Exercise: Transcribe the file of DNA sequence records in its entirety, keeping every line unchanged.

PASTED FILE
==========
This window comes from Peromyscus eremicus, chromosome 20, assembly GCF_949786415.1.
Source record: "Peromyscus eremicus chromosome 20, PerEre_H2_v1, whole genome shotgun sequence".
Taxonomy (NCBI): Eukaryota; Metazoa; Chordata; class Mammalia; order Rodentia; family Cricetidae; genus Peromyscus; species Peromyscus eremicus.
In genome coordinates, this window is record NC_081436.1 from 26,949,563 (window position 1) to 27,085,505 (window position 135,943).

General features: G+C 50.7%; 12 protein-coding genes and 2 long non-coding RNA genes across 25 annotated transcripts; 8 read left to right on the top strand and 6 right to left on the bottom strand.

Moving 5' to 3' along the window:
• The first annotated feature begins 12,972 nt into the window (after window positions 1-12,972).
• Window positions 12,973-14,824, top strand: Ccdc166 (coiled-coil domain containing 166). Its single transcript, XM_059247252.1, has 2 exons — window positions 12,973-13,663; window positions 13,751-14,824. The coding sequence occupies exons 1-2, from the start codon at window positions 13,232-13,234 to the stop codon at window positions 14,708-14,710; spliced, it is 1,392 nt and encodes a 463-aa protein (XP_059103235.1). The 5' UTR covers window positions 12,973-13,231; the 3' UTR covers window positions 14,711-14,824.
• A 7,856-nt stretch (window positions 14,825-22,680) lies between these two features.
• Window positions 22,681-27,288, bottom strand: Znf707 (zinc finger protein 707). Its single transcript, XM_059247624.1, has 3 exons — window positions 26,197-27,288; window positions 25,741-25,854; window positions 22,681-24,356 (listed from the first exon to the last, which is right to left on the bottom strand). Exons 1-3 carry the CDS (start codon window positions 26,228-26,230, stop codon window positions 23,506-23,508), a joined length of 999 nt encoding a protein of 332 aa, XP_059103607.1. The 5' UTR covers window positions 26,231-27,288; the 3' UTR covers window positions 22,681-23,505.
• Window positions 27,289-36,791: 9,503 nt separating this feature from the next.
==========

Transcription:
This window comes from Peromyscus eremicus, chromosome 20, assembly GCF_949786415.1.
Source record: "Peromyscus eremicus chromosome 20, PerEre_H2_v1, whole genome shotgun sequence".
Taxonomy (NCBI): Eukaryota; Metazoa; Chordata; class Mammalia; order Rodentia; family Cricetidae; genus Peromyscus; species Peromyscus eremicus.
In genome coordinates, this window is record NC_081436.1 from 26,949,563 (window position 1) to 27,085,505 (window position 135,943).

General features: G+C 50.7%; 12 protein-coding genes and 2 long non-coding RNA genes across 25 annotated transcripts; 8 read left to right on the top strand and 6 right to left on the bottom strand.

Moving 5' to 3' along the window:
• The first annotated feature begins 12,972 nt into the window (after window positions 1-12,972).
• Window positions 12,973-14,824, top strand: Ccdc166 (coiled-coil domain containing 166). Its single transcript, XM_059247252.1, has 2 exons — window positions 12,973-13,663; window positions 13,751-14,824. The coding sequence occupies exons 1-2, from the start codon at window positions 13,232-13,234 to the stop codon at window positions 14,708-14,710; spliced, it is 1,392 nt and encodes a 463-aa protein (XP_059103235.1). The 5' UTR covers window positions 12,973-13,231; the 3' UTR covers window positions 14,711-14,824.
• A 7,856-nt stretch (window positions 14,825-22,680) lies between these two features.
• Window positions 22,681-27,288, bottom strand: Znf707 (zinc finger protein 707). Its single transcript, XM_059247624.1, has 3 exons — window positions 26,197-27,288; window positions 25,741-25,854; window positions 22,681-24,356 (listed from the first exon to the last, which is right to left on the bottom strand). Exons 1-3 carry the CDS (start codon window positions 26,228-26,230, stop codon window positions 23,506-23,508), a joined length of 999 nt encoding a protein of 332 aa, XP_059103607.1. The 5' UTR covers window positions 26,231-27,288; the 3' UTR covers window positions 22,681-23,505.
• Window positions 27,289-36,791: 9,503 nt separating this feature from the next.